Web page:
Ankara's new foreign policy will reshape the balances in the Middle East
Since Prime Minister Binali Yıldırım took office, it has been clear that Turkey will change track in foreign policy and display differences in its attitude toward certain countries over the coming period. Indeed, these signs of change have come before. Efforts to reach an agreement with Israel have been expressed in an increasingly apparent framework over the past four months. When Yıldırım became prime minister, I described the situation as a "transition from romanticism to realism" and I was not the only person saying so.
Now, Turkey is taking fast and efficient steps within this framework. It is a fact that Turkey was having a hard time recently, especially after the downing of a Russian fighter jet in November 2015. As it was excluded from the Syria equitation, Turkey was worried about the possibility that Iran would gain strength and fill the gap. Furthermore, Ankara was offended by the lack of support provided by NATO and the U.S. and was demoralized as it was left alone in its fight against both the PKK and DAESH. The agreement with Israel and rapprochement with Russia was enough to eliminate this bad atmosphere in a moment. The opening of a new chapter in the ongoing negotiations with the EU further improved the situation, as was clearly seen in the Western media. So, what does the Turkish-Israeli agreement signify?The crisis with Israel goes back to the Mavi Marmara raid in 2010 when bilateral relations were suspended, the Turkish ambassador to Tel Aviv was recalled and relations went downhill as Israel did not take the steps Turkey desired.
This situation hampered years-long military agreements, and most importantly, it halted the sharing of intelligence. Israel stopped providing technical and electronic intelligence about the PKK and joint naval exercises in the Eastern Mediterranean for Turkey. Following this, Israel initiated joint exercises with Greek Cyprus and Greece - dealing a blow to Turkey's presence in the Eastern Mediterranean. Now, Turkey's agreement with Israel means overcoming all these difficulties. Israel took a bigger knock than Turkey after the breakdown of relations. For instance, Turkey stopped providing intelligence about Iran. As a country that was already isolated in the region, Israel became even more alienated and pressured. Therefore, the agreement is a win-win situation for both parties. Moreover, Turkey convinced Israel to break the blockade on Gaza and pay compensation for the victims of the Mavi Marmara raid.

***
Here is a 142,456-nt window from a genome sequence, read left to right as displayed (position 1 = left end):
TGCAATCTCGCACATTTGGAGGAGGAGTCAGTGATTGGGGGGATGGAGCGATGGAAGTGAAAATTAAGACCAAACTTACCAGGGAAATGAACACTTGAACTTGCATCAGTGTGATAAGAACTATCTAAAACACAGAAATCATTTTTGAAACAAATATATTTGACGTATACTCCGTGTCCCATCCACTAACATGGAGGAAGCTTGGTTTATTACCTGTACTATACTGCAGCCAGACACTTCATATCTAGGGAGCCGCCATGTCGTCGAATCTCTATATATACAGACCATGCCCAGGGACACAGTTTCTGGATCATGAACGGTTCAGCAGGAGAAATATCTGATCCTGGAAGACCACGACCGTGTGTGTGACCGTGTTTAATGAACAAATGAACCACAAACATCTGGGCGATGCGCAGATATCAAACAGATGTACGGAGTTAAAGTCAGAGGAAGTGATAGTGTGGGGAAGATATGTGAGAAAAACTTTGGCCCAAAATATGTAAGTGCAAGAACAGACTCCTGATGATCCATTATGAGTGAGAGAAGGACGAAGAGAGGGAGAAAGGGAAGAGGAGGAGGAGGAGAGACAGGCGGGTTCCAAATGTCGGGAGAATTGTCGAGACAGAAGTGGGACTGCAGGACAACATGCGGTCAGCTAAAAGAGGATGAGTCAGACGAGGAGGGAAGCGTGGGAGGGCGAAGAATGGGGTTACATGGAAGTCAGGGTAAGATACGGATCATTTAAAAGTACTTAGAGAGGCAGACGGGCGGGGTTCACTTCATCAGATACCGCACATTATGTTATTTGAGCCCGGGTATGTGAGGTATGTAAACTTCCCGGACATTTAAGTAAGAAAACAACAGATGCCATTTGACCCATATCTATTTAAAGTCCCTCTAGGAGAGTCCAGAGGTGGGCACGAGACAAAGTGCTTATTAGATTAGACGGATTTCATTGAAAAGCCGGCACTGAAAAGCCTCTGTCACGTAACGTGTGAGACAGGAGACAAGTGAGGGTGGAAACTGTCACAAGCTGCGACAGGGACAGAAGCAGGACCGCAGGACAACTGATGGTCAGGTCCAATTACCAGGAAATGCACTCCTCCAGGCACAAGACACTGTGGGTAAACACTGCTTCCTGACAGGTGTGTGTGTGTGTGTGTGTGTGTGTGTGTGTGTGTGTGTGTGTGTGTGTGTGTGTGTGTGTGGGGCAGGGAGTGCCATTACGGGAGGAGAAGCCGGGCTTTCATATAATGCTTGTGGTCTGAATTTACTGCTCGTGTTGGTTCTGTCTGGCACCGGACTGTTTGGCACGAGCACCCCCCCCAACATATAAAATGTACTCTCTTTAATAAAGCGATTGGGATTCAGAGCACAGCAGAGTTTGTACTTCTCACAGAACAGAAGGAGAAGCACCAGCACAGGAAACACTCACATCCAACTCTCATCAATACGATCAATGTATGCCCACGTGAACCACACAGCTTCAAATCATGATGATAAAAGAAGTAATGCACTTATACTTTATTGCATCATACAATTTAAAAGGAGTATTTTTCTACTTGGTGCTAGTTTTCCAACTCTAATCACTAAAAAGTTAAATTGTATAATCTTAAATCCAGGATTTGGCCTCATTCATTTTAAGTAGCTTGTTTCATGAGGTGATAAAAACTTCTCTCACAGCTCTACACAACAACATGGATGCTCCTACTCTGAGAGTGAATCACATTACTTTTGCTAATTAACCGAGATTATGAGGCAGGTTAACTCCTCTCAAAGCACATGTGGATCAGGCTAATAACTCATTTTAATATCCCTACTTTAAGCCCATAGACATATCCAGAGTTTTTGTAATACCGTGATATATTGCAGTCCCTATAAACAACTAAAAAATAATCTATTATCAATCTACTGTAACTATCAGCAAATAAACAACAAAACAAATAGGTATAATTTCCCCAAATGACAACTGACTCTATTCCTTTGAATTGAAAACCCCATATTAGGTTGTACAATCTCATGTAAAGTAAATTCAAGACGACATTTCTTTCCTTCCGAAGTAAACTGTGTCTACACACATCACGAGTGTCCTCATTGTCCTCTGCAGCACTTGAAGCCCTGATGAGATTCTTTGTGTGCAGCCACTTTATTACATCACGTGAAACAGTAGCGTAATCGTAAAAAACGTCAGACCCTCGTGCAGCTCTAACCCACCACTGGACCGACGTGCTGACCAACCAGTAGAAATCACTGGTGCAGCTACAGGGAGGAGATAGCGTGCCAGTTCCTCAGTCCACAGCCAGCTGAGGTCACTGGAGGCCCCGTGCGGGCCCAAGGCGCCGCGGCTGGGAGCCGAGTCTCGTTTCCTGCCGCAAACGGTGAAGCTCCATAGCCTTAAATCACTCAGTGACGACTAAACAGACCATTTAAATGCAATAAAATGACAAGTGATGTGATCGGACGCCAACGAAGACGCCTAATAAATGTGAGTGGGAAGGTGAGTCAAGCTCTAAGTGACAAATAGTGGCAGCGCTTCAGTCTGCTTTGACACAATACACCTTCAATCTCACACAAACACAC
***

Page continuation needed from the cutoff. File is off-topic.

We have reached a point where Hamas thanks Turkey for its achievements. For both countries, it is crucial to reestablish dialogue to counter the DAESH threat and new balances in Syria considering the new geopolitical equitation in the Eastern Mediterranean and developments in northern Syria. The refreshed relations with Israel cannot be considered independently from the resolution of the crisis with Russia. Turkey has entered a process that will create a domino effect and is on the way to removing the blockage. It will also enter a process where it will have closer relations with the West - which will begin changing the negative perspective of Turkey. Basic changes in Turkey's policy on Egypt and Syria would not be surprising. Indeed, this means taking up a position in accordance with new balances in the region and rejecting the tight corner into which some want to confine Turkey.